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Ok,

With all the infinate wisdom out there.

What is the best breakin procedure for a new burg.

I am pickin up our new 400 tomarrow and I want to bring it up right.

I have to say our because this one will be my wifes, as soon as she takes her basic class in March or April depending on weather and gets her license, she will be takeing this one. She is allowing me to ride it until that time yep pee. Then I will have to get my own. She has spoken.

I have noticed that several people are getting new burgs.

so please old wiseones of the forum enlighten with your wisdom.

Thanks Dan
 

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There was a great article floating around about this. I can never find anything using the search feater here, so you'll have to do the searching.
basically this pro says to ride it pretty hard, right from the start, so that the rings are set in correctly. He said that within the first 100 miles or so, thats when the rings are set and if not done right, you'll never get good performance thereafter.
I hope somebody here will know of this article and pass the info along to you.
I've also been told something simular to this many times by old timers. ride the bike hard after the first 100 miles, If there is a Potential problem, weak area, you want it to come out before the warrentee runs out. I've only owned two brand new bikes in my life, but both were broken in this way, and I've never had any problems with either of them. I did notice that on my intruder 1400, it took about 35K miles before I felt the engine really relax. After that, my milliage went way up, and the bike handled alot differently. Its my most favorite bike I've ever owned.
 

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I just went to the search and typed in, - breakin 400 - check the Search for all terms, just below where you typed in. I found 33 threads that should help.

When I picked up my 400, I drove it 35 miles home, going through 2 small towns, and hitting highway speeds of 60 mph for a mile or 2 then slowing down. I changed the oil @ 250 and 600.

The main thing is, varying the rpm, Don't hold it steady too long, AND Change the oil

I broke in my 650 the same way.
 

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I too use this method. Note! I never get any where near redline but I'm not afraid to get the revs up there for short bursts. You DO NOT HOLD HIGH REVS FOR EXTENDED PERIODS This is very important .LIke Wilder/Jim say as well , make sure you don't push that furst oil change. Better to change it sooner or even a couple times in the first 600 miles.
 

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Court Jester
The couple of posts sbove should save you a lot of post reading :)
it's all been sumed up in a nut shell
All I can add is to tell your wife it takes a lot of riding to break in the new 400 :wink: :lol:
 

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Break-In Procedure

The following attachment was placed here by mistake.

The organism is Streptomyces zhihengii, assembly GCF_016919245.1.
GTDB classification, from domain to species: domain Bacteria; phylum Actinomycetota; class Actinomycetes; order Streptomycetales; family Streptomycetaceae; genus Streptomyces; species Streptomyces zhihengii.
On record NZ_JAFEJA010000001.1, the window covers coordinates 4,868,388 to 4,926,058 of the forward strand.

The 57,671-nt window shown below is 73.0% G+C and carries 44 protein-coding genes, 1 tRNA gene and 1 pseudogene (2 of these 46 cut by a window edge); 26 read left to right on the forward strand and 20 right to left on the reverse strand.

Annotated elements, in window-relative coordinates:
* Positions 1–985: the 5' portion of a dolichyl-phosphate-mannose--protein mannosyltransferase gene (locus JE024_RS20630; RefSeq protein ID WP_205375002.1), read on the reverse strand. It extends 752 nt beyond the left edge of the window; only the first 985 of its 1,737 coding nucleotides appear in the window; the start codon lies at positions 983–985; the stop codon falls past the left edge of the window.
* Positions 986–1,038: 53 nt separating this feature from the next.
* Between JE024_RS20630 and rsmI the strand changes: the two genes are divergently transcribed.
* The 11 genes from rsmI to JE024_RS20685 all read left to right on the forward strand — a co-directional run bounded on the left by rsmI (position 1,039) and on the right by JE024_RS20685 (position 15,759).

CJ (Dan,)

I hated the break-in time when my 400 was new! I did the best I could, to stay within the manufacturer's guidelines but it wasn't easy. Once I was comfortable I wanted to go faster! Also, I ride with a group so needed to stay at a steady speed and I found it difficult to "vary" my speed as (wisely) recommended here. I'm over 7600 miles now so it all worked out.
Keep riding and you'll be thru the break-in before you know it. Have fun!

Burgwoman400 USA
 

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Although I've always broken-in my bikes strictly to the letter of the Owner's Manual, I suspect this 'race it straight out of the box' is probably the way to go. The factories are more afraid of litigation (They told me to break it in that way. How would I know that it would: a.) wheelie over backward? b.) get me a speeding ticket? c.) run into that crowd of children?)

Steve
 

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Court Jester said:
What is the best breakin procedure for a new burg.
I am pickin up our new 400 tomarrow and I want to bring it up right
Why not just follow Suzuki's recommendations? I've had 10- 12 new bikes over the last 30 years and always tried to follow the manufacturers instructions. I never had a problem and the bikes ran fine and were just as fast as the rest.
I figure that Suzuki knows how the bike was assembled and their engineers know a hell of a lot more than I do (and most other riders) about proper break-in proceedures. Be patient - the miles will go quickly - and it will give you greater peace-of-mind.
Don
 

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I build cars for a living, and from time to time have gotten to know the engineers who designed them. If I've learned one thing from this experience, it's that _they know exactly what they are doing and have years to decades of experience doing it_. I trust their opinions far more than anything I might happen to read on the Internet. Stuff written in the owner's manual is there for a **** good reason, I believe, and I pay heed accordingly.

(What do you mean the 200 MPG carburetor I just bought doesn't work? This web page right here _says_ it does, damnit! I must have installed it wrong, is all!)
 
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